Etta James, the vocalist with the smoky, bold, bluesy voice that defied music genres on hit tunes like "Don't Tell Mama" and "At Last," died Friday, Jan. 20. Her longtime manager Lupe De Leon said the cause of death was due to complications from leukemia. James was 73 and lived with her husband in Riverside, Calif.
James died at Riverside Community Hospital. She had been in failing health for several years and suffered from leukemia and kidney disease.
In the early history of rock 'n' roll in the 1950s, James was the female artist to be reckoned with. She set the bar for generations to come, from Janis Joplin to Bonnie Raitt, Amy Winehouse and Beyonce Knowles. James, like Ruth Brown, was a hard-working performer who let everything out on stage, sassy and straight from the gut.
Her inductions into the Rock and Roll Hall of Fame and the Blues Hall of Fame demonstrated that her soulful, deep, heartfelt ballads and blistering blues timbres could not be set in any one genre like blues, rock 'n' roll, jazz or R&B.
James' six Grammy Awards show her innate talent for American popular music; her first, in 1994, was awarded for Best Jazz Vocal Performance for her album, "Mystery Lady: Songs of Billie Holiday." Other awards were given for "Let's Roll" (Best Contemporary Blues Album, 2003) and "Blues to the Bones" (Best Traditional Blues Album, 2004). That same year, Rolling Stone magazine ranked her No. 62 on their list of the 100 greatest artists of all time.
Two of her early songs were given Grammy Hall of Fame Awards: "At Last" in 1999 and "The Wallflower (Roll With Me Henry)" in 2008. In 2003, she was awarded the Grammy Lifetime Achievement Award.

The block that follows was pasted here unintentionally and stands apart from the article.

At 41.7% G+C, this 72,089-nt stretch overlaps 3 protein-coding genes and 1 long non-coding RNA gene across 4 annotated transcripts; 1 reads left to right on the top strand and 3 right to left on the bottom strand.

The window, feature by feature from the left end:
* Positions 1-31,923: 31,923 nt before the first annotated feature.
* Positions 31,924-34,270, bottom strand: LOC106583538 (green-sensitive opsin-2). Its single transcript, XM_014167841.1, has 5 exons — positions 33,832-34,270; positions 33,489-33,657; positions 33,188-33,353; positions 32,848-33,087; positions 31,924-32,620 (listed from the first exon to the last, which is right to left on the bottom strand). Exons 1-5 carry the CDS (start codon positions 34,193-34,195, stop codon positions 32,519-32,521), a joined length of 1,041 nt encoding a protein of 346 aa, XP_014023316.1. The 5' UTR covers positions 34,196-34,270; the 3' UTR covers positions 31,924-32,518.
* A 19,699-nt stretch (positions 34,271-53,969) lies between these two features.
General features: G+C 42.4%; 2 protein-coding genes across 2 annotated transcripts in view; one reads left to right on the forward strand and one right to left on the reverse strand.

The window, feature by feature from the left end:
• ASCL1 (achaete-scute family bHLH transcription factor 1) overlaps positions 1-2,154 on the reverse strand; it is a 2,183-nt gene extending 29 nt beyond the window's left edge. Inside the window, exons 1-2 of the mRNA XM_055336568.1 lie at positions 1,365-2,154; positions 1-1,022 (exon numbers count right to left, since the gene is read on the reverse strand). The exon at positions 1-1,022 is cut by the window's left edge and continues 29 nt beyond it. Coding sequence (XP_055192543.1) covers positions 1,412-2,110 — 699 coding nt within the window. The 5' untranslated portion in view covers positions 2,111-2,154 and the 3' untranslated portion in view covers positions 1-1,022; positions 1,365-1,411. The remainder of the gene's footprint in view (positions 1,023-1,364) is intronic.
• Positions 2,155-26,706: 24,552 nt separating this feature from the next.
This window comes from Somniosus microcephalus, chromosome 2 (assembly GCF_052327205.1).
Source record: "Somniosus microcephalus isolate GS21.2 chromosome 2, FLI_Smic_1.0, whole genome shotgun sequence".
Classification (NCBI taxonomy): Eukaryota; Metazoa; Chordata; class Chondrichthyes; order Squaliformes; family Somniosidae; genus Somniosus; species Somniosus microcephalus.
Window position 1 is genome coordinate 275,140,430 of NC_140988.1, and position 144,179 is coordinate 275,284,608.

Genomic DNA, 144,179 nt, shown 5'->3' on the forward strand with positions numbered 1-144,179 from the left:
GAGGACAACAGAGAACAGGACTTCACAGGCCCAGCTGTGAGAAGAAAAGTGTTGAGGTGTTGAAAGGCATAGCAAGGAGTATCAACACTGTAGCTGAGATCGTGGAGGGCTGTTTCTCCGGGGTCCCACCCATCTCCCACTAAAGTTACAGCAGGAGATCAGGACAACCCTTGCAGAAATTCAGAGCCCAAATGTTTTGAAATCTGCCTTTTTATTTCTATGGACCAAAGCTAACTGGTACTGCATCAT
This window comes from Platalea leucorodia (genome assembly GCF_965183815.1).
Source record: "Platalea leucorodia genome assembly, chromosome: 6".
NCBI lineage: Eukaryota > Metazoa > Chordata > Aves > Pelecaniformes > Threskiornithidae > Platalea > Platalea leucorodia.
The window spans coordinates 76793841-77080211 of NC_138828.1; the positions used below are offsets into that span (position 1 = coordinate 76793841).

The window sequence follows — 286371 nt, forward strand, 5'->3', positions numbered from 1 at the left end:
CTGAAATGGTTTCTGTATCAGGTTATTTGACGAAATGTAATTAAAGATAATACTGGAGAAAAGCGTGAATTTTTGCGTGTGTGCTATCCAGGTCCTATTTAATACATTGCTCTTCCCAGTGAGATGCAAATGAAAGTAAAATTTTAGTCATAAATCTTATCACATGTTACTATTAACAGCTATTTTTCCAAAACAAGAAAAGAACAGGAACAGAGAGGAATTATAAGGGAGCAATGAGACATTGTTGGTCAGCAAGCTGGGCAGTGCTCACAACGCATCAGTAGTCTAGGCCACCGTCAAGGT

In 1990, James received the NAACP Image Award. She later noted, "I cherish this award because it's coming from my own people."
Her 2009 performance at B.B. King's Blues Club & Grill in New York City was sold out. James was sporting a new look; a shorter haircut-though still blonde-and she had slimmed down considerably.
Although she sat in a chair through most of the set, she still set the house ablaze, sparking the audience to dance like her in their seats. Standing ovations were given in response to an icon giving love through her dynamic music. It was her last New York performance.
She rocked the house from blues to jazz to R&B, rock 'n' roll and back again, making it clear her huge volume and range were still quite intact. She was proud of her two sons, drummer Donto and bass guitarist Sametto, who were members of her band.
Reflecting on her drug addiction, James noted her music was a positive expression of herself and that's what she wanted people to relate to. Her autobiography, "Rage to Survive," was written with David Ritz in 1995.
James was born Jamesetta Hawkins on Jan. 25, 1938, in Los Angeles. Her mother, Dorothy Hawkins, was only 14 at the time and her father has never been identified, athough she recalled her mother saying he was the great pool player Rudolf "Minnesota Fats" Wanderone. She was raised by foster parents who were members of the St. Paul Baptist Church, where James became a popular member of the choir.